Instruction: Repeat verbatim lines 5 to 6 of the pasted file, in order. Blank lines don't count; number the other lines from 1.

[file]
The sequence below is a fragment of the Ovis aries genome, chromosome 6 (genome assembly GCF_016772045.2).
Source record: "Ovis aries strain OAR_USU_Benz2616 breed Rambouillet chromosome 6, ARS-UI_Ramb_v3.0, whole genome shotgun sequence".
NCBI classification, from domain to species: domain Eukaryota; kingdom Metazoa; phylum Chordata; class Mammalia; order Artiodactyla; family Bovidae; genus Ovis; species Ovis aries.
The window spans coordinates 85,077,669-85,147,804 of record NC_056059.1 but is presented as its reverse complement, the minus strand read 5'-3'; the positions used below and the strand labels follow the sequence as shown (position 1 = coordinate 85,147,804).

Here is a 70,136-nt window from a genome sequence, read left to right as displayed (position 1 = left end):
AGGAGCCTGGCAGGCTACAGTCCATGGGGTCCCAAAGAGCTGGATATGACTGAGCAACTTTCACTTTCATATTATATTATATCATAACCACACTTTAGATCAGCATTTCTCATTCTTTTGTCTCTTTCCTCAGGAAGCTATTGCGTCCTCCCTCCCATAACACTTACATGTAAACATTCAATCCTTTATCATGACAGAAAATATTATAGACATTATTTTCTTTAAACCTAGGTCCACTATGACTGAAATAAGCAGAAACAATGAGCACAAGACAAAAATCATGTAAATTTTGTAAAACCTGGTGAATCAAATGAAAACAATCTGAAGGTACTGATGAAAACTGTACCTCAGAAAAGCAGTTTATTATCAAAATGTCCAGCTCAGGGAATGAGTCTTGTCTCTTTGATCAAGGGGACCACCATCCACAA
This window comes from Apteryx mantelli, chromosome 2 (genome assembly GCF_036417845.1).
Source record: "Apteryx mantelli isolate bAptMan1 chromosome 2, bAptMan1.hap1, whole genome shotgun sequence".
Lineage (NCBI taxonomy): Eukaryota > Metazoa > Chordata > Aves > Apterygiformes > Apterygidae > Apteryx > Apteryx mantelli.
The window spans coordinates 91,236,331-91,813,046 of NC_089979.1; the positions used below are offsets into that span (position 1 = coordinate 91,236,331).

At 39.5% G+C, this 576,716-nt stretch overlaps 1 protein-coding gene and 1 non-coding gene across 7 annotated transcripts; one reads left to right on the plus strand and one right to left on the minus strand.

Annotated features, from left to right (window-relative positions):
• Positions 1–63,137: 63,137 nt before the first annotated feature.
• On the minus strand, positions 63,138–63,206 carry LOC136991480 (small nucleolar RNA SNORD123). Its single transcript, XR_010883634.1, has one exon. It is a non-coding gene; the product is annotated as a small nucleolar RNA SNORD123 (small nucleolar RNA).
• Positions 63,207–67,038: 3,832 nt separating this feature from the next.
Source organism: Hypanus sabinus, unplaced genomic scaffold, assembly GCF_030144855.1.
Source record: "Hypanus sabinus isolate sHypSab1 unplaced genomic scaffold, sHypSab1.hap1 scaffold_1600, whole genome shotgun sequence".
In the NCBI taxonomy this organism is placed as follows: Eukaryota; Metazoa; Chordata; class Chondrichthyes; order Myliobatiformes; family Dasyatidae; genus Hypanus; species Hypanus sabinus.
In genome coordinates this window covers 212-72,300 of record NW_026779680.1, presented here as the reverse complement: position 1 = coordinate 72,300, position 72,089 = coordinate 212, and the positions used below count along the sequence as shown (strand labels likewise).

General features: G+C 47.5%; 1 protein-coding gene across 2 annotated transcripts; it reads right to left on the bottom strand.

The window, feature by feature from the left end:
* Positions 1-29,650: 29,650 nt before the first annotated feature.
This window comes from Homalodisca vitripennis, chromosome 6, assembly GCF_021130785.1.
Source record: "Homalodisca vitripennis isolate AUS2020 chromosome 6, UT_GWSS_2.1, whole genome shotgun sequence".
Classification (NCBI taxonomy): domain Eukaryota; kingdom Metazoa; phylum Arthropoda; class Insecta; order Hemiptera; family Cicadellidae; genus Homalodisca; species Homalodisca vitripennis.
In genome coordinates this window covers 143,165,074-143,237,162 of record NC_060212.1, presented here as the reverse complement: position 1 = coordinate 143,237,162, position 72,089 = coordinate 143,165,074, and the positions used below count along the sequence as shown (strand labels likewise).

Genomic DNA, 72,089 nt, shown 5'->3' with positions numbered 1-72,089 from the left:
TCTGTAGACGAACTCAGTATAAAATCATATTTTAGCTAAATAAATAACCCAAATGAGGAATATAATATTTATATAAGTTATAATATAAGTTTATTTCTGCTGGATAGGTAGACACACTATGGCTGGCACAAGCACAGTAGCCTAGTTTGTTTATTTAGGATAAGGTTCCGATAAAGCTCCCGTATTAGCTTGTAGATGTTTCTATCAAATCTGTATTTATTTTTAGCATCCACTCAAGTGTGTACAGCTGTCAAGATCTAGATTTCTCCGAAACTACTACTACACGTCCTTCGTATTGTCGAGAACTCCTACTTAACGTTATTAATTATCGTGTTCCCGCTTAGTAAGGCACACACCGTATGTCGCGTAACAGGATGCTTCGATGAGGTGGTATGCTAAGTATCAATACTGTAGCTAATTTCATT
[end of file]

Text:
Here is a 70,136-nt window from a genome sequence, read left to right as displayed (position 1 = left end):
AGGAGCCTGGCAGGCTACAGTCCATGGGGTCCCAAAGAGCTGGATATGACTGAGCAACTTTCACTTTCATATTATATTATATCATAACCACACTTTAGATCAGCATTTCTCATTCTTTTGTCTCTTTCCTCAGGAAGCTATTGCGTCCTCCCTCCCATAACACTTACATGTAAACATTCAATCCTTTATCATGACAGAAAATATTATAGACATTATTTTCTTTAAACCTAGGTCCACTATGACTGAAATAAGCAGAAACAATGAGCACAAGACAAAAATCATGTAAATTTTGTAAAACCTGGTGAATCAAATGAAAACAATCTGAAGGTACTGATGAAAACTGTACCTCAGAAAAGCAGTTTATTATCAAAATGTCCAGCTCAGGGAATGAGTCTTGTCTCTTTGATCAAGGGGACCACCATCCACAA